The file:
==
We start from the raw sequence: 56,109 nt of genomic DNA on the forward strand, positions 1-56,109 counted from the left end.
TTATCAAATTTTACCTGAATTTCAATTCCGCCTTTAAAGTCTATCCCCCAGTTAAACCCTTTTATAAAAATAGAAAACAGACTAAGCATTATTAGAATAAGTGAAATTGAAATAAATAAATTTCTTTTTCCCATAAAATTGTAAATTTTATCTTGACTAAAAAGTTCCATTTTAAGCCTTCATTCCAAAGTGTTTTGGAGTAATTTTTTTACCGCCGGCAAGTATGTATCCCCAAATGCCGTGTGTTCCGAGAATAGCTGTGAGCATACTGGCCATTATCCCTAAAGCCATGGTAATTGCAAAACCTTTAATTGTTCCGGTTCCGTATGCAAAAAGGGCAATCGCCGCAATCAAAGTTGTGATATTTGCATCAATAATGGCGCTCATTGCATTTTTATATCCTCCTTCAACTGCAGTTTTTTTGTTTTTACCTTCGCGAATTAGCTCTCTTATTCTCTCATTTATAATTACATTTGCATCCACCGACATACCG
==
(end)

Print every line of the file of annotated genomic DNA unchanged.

We start from the raw sequence: 56,109 nt of genomic DNA on the forward strand, positions 1-56,109 counted from the left end.
TTATCAAATTTTACCTGAATTTCAATTCCGCCTTTAAAGTCTATCCCCCAGTTAAACCCTTTTATAAAAATAGAAAACAGACTAAGCATTATTAGAATAAGTGAAATTGAAATAAATAAATTTCTTTTTCCCATAAAATTGTAAATTTTATCTTGACTAAAAAGTTCCATTTTAAGCCTTCATTCCAAAGTGTTTTGGAGTAATTTTTTTACCGCCGGCAAGTATGTATCCCCAAATGCCGTGTGTTCCGAGAATAGCTGTGAGCATACTGGCCATTATCCCTAAAGCCATGGTAATTGCAAAACCTTTAATTGTTCCGGTTCCGTATGCAAAAAGGGCAATCGCCGCAATCAAAGTTGTGATATTTGCATCAATAATGGCGCTCATTGCATTTTTATATCCTCCTTCAACTGCAGTTTTTTTGTTTTTACCTTCGCGAATTAGCTCTCTTATTCTCTCATTTATAATTACATTTGCATCCACCGACATACCG